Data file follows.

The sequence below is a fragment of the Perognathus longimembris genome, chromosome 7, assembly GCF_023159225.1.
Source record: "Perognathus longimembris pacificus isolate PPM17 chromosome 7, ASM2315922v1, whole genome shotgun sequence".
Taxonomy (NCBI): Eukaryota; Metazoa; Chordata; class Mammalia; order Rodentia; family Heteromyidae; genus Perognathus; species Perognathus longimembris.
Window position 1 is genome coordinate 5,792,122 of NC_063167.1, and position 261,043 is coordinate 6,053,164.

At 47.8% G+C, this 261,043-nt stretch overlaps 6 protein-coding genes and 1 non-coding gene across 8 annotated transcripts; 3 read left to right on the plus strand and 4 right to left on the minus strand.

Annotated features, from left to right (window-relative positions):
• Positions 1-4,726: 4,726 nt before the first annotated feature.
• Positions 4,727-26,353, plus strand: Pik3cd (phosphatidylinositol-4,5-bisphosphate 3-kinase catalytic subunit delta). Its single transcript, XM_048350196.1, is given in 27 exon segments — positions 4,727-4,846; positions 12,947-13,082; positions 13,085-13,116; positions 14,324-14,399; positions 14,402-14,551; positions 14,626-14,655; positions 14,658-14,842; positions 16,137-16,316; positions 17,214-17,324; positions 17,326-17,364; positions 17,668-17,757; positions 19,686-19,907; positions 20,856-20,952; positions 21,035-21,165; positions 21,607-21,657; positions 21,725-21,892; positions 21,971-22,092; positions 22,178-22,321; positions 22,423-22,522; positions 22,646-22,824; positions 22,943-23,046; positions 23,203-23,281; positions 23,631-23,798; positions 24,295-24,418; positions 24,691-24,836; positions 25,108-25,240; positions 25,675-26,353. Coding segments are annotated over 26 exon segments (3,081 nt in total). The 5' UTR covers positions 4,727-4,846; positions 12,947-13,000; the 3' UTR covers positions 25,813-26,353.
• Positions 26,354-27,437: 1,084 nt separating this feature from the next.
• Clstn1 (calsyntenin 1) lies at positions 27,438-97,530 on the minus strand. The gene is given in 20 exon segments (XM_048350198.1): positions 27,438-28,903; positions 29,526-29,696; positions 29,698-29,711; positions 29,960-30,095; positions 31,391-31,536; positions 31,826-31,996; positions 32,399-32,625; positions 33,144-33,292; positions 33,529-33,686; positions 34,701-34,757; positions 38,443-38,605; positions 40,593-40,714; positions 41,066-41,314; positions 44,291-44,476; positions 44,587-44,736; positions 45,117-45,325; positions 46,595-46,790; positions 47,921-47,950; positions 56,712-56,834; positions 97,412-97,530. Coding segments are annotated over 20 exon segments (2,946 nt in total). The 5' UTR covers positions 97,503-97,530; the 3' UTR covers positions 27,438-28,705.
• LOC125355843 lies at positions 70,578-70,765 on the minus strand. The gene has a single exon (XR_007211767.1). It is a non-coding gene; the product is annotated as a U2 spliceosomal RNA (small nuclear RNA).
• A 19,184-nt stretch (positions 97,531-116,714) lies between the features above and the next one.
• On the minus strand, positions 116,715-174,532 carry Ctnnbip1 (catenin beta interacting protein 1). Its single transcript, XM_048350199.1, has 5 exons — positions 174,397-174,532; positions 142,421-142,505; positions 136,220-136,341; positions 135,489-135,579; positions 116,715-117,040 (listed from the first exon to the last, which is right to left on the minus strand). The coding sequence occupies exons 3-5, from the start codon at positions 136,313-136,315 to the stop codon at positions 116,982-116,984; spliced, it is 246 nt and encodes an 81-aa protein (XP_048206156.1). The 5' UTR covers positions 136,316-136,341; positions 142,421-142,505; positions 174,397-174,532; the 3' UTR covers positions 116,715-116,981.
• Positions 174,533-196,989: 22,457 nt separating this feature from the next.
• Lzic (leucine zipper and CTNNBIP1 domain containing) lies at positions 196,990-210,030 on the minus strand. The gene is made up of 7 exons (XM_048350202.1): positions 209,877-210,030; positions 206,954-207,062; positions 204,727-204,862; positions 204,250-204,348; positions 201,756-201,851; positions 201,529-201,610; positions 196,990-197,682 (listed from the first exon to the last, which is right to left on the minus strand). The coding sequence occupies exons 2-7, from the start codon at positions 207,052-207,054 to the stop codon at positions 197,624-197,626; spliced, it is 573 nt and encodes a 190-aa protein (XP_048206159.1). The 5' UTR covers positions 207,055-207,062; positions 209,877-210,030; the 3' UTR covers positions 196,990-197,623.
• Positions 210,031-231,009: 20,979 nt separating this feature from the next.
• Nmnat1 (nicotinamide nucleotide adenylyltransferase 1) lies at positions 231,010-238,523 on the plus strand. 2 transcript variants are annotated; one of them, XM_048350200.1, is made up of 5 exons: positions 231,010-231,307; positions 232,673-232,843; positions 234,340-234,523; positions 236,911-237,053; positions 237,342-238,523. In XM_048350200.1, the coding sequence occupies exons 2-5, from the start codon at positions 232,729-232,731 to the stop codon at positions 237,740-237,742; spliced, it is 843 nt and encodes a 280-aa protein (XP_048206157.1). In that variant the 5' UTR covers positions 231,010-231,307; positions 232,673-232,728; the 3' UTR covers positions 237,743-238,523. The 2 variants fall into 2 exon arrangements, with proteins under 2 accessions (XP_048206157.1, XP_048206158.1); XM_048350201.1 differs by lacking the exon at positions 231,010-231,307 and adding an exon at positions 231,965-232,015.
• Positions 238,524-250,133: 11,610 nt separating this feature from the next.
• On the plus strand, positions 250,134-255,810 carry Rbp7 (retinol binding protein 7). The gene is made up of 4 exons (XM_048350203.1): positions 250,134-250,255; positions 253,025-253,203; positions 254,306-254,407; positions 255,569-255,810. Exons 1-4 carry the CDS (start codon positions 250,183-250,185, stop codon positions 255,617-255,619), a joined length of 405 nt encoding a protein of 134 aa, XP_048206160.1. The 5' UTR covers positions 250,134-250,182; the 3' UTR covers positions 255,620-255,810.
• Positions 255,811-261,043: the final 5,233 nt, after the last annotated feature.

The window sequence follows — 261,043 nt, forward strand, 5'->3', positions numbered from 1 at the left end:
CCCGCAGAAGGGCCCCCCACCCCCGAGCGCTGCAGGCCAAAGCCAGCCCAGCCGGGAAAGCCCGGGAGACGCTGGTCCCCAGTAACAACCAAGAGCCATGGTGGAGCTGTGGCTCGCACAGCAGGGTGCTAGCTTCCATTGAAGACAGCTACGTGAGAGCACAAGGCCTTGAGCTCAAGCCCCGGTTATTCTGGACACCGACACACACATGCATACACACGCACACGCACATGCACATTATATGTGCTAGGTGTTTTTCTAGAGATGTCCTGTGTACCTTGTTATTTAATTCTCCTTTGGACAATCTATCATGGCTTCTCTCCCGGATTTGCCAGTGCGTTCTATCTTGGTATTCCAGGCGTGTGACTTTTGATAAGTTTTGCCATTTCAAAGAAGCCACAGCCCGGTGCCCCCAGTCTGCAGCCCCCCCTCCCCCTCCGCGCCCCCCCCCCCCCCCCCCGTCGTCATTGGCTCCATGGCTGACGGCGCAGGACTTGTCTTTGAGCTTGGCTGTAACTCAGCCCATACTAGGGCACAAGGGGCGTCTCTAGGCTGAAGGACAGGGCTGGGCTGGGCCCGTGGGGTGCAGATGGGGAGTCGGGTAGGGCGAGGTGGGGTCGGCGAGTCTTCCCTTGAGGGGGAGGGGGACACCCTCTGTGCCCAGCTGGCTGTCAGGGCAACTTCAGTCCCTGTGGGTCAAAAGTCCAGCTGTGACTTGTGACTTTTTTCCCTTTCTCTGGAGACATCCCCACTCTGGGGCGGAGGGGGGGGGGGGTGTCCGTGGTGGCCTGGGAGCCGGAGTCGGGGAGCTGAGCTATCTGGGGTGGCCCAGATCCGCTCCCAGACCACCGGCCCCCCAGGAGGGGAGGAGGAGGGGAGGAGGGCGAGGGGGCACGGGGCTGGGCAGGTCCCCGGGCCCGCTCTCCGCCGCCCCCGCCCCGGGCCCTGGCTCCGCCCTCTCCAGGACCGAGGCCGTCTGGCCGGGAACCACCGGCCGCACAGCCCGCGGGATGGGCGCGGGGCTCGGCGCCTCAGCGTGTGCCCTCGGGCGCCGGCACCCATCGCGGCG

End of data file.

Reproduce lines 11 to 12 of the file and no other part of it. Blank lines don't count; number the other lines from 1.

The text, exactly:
• LOC125355843 lies at positions 70,578-70,765 on the minus strand. The gene has a single exon (XR_007211767.1). It is a non-coding gene; the product is annotated as a U2 spliceosomal RNA (small nuclear RNA).
• A 19,184-nt stretch (positions 97,531-116,714) lies between the features above and the next one.